Protein complexes binding to cis elements of the plant histone gene promoters: multiplicity, phosphorylation and cell cycle alteration

Protein complexes binding to cis elements of the plant histone gene promoters: multiplicity,... The S phase-specific expression of histone genes provides an interesting model for studying activation of gene transcription during the cell cycle. In plants, however, trans-acting factors responsible for histone gene transcription are poorly documented. Using combined gel shift, UV cross-linking and competition analysis, we carried out a systematic study to identify and characterize proteins binding with the previously established cis elements of the plant histone gene promoters. Nuclear extracts prepared from the highly synchronizable tobacco BY2 cells were used. We confirmed the presence of proteins binding to the hexamer (ACGTCA) motif which has been previously identified as the binding site of wheat HBP-1 proteins. Interestingly, multiple proteins were found to bind specifically with the nonamer (CAATCCAAC) element and their DNA-binding activity was abolished upon in vitro protein phosphatase treatment. This later result imply phosphorylation/dephosphorylation as a potential post-translational control for DNA-binding activity of nonamer-binding proteins. In addition, the DNA-binding activity of these nonamer-binding proteins was found to be positively correlated with the S phase-specific expression of the histone genes in the synchronized cells, suggesting their function in the activation of transcription during the G1/S transition. Finally, several proteins were observed to bind specifically with an A/T-rich hexamer (TAATAT) motif. Their DNA-binding activity, however, was insensitive to phosphatase activity in vitro and relatively constitutive during the cell cycle. This A/T-rich hexamer as a new cis-acting element of plant histone genes is discussed. http://www.deepdyve.com/assets/images/DeepDyve-Logo-lg.png Plant Molecular Biology Springer Journals

Protein complexes binding to cis elements of the plant histone gene promoters: multiplicity, phosphorylation and cell cycle alteration

Loading next page...
 
/lp/springer_journal/protein-complexes-binding-to-cis-elements-of-the-plant-histone-gene-7NSjL4mbch
Publisher
Kluwer Academic Publishers
Copyright
Copyright © 1997 by Kluwer Academic Publishers
Subject
Life Sciences; Biochemistry, general; Plant Sciences; Plant Pathology
ISSN
0167-4412
eISSN
1573-5028
D.O.I.
10.1023/A:1005797104536
Publisher site
See Article on Publisher Site

Abstract

The S phase-specific expression of histone genes provides an interesting model for studying activation of gene transcription during the cell cycle. In plants, however, trans-acting factors responsible for histone gene transcription are poorly documented. Using combined gel shift, UV cross-linking and competition analysis, we carried out a systematic study to identify and characterize proteins binding with the previously established cis elements of the plant histone gene promoters. Nuclear extracts prepared from the highly synchronizable tobacco BY2 cells were used. We confirmed the presence of proteins binding to the hexamer (ACGTCA) motif which has been previously identified as the binding site of wheat HBP-1 proteins. Interestingly, multiple proteins were found to bind specifically with the nonamer (CAATCCAAC) element and their DNA-binding activity was abolished upon in vitro protein phosphatase treatment. This later result imply phosphorylation/dephosphorylation as a potential post-translational control for DNA-binding activity of nonamer-binding proteins. In addition, the DNA-binding activity of these nonamer-binding proteins was found to be positively correlated with the S phase-specific expression of the histone genes in the synchronized cells, suggesting their function in the activation of transcription during the G1/S transition. Finally, several proteins were observed to bind specifically with an A/T-rich hexamer (TAATAT) motif. Their DNA-binding activity, however, was insensitive to phosphatase activity in vitro and relatively constitutive during the cell cycle. This A/T-rich hexamer as a new cis-acting element of plant histone genes is discussed.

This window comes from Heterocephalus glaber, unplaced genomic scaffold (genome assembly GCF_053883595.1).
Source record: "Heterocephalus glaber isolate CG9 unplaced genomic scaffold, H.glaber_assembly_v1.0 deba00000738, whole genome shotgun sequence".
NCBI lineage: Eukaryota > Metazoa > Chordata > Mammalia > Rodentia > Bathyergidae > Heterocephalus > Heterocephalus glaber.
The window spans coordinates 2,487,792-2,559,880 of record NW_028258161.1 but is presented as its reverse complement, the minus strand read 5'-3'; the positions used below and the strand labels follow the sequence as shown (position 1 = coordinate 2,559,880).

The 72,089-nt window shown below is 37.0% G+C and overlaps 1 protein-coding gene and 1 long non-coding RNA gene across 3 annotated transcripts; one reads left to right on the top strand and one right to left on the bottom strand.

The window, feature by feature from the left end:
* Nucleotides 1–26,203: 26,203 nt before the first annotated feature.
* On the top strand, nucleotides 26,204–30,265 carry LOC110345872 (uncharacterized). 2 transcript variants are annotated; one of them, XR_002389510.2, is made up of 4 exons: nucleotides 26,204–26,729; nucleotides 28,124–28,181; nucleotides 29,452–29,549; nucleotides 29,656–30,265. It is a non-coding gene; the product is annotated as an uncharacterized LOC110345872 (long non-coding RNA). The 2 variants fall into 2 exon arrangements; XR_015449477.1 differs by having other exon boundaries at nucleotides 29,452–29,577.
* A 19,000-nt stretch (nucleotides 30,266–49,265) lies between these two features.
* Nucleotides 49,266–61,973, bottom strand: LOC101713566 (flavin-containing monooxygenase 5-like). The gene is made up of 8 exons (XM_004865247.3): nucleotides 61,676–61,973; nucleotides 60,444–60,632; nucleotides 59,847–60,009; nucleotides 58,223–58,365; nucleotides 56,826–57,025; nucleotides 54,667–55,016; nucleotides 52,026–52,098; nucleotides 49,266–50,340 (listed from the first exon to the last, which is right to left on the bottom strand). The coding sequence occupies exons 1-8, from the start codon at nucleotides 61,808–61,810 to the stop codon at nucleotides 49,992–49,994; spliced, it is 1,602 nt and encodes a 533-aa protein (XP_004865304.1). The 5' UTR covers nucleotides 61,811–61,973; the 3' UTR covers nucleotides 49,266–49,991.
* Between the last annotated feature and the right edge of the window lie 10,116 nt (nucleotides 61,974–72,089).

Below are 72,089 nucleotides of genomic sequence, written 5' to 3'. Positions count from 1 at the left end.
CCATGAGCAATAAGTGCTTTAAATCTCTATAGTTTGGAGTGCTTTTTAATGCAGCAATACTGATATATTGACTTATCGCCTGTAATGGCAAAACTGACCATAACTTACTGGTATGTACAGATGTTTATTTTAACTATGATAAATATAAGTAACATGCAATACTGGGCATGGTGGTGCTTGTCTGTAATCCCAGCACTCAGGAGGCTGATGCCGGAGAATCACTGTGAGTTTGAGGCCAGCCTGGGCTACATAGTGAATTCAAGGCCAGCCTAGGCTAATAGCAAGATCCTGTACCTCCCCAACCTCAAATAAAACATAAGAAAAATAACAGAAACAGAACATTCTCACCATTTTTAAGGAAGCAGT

Journal

Plant Molecular BiologySpringer Journals

Published: Sep 29, 2004

References

You’re reading a free preview. Subscribe to read the entire article.


DeepDyve is your
personal research library

It’s your single place to instantly
discover and read the research
that matters to you.

Enjoy affordable access to
over 12 million articles from more than
10,000 peer-reviewed journals.

All for just $49/month

Explore the DeepDyve Library

Unlimited reading

Read as many articles as you need. Full articles with original layout, charts and figures. Read online, from anywhere.

Stay up to date

Keep up with your field with Personalized Recommendations and Follow Journals to get automatic updates.

Organize your research

It’s easy to organize your research with our built-in tools.

Your journals are on DeepDyve

Read from thousands of the leading scholarly journals from SpringerNature, Elsevier, Wiley-Blackwell, Oxford University Press and more.

All the latest content is available, no embargo periods.

See the journals in your area

DeepDyve Freelancer

DeepDyve Pro

Price
FREE
$49/month

$360/year
Save searches from Google Scholar, PubMed
Create lists to organize your research
Export lists, citations
Read DeepDyve articles
Abstract access only
Unlimited access to over
18 million full-text articles
Print
20 pages/month
PDF Discount
20% off